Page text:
New Delhi: Job loss is the most severe immediate impact of COVID-19 crisis while lower economic growth and rise in inequality would be the long-term effects, according to a survey by the Indian Society of Labour Economics (ISLE). The online survey was conducted on 520 ISLE members in the last week of May.
The preliminary results showed that loss of employment was considered as the most severe immediate impact of the crisis while lower economic growth and rise in inequality were probable long-term impact.
As per the survey, the immediate policy priorities suggested were protection of workers and families, short-term employment creation and income transfers to affected workers.
Short-term policy requirements were support to MSMEs, expansion of MGNREGA, job creation, cash transfers and social security while the long-term measures included need for building a stronger public health system, universalisation of social security and policies for welfare and rights of migrants.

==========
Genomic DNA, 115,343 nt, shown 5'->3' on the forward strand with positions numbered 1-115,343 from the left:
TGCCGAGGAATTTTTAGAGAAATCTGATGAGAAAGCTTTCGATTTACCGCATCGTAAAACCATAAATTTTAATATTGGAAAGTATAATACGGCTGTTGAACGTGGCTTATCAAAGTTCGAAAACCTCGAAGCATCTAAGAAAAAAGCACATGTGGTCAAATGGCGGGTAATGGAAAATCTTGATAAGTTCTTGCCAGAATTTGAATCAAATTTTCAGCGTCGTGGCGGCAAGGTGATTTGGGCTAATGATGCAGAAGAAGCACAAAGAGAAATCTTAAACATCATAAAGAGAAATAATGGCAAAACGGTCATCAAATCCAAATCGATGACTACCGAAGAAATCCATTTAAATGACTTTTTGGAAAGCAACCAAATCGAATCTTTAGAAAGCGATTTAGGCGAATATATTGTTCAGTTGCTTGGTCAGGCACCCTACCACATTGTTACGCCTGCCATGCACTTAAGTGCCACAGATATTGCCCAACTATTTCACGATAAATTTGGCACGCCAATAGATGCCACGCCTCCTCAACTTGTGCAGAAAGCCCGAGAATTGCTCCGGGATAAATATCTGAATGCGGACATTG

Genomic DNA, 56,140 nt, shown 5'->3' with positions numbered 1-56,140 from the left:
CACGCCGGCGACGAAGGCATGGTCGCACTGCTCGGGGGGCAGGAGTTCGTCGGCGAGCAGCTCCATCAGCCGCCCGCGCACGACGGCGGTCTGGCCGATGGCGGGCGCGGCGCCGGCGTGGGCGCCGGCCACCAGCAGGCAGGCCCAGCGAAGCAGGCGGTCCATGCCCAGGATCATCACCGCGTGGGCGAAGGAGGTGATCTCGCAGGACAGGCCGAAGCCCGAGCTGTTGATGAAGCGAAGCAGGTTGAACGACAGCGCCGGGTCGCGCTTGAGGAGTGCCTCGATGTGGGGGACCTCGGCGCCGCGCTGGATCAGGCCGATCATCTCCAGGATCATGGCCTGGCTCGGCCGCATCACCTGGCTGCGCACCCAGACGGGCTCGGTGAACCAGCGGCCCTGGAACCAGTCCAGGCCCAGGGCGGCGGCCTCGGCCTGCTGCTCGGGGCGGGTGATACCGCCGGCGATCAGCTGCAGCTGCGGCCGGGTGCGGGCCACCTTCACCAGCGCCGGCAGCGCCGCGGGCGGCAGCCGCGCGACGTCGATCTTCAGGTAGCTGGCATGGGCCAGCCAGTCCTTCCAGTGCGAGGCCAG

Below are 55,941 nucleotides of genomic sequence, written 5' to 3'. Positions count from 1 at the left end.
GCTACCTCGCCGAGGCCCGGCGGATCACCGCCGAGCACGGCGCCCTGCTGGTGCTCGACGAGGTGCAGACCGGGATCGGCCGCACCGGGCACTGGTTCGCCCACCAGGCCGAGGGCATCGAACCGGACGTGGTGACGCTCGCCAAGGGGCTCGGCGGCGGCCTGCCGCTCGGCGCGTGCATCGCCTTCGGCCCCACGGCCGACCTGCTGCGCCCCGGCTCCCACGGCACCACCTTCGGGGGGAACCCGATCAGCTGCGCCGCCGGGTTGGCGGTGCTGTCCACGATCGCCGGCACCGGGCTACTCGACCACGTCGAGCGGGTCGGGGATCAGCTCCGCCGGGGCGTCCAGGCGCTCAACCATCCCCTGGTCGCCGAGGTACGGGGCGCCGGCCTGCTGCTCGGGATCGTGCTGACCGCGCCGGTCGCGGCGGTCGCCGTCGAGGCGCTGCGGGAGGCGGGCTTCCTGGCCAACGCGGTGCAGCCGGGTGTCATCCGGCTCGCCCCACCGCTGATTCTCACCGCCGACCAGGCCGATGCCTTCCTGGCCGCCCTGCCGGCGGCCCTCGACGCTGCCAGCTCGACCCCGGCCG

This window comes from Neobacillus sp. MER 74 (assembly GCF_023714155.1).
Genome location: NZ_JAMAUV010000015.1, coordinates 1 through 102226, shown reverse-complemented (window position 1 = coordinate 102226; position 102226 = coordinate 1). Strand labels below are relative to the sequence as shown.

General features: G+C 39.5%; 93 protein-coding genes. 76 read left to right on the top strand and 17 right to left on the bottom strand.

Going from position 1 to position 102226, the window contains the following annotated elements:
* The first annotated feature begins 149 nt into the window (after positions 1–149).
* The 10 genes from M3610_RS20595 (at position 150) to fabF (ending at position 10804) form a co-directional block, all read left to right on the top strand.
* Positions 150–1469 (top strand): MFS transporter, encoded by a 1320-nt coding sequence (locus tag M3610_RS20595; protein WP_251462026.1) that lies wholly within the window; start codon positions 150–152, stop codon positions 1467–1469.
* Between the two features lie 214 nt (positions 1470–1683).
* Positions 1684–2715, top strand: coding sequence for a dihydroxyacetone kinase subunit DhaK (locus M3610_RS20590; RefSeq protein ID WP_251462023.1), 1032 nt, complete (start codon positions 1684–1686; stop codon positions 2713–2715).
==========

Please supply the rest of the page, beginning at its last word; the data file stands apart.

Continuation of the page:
The survey was discussed at a two-day virtual international conference on ‘Implications of the COVID-19 Crisis for Labour and Employment in India: Impact, Strategies, and Perspectives’ June 8-9.
The conference was organised by the Institute for Human Development (IHD), International Labour Organization (ILO) and ISLE.
“The lessons from other countries suggest that active labour market policies including cash transfers and wage subsidy to small enterprises can be effective in mitigating the adverse impact of COVID-19 on livelihoods and employment of those worse affected in India,” Alakh N Sharma, director, IHD said during the conference.
Dagmar Walter, director, ILO Decent Work Team for South Asia and India, said there is a need to prioritise work for all and fault-lines need to be addressed for better outcomes.
The takeaway from the conference was that overall, there has been about 25 per cent decline in total GDP with the industrial sector (especially MSMEs) highly disrupted and down by 54 per cent. Without any stimulus the economy might have declined by 12.4 per cent, the participants noted.
Estimates of job loss showed that 80 per cent jobs were affected in urban economy, most of which were self-employed, 54 per cent jobs were affected in rural economy, most of which were casual employment, they said.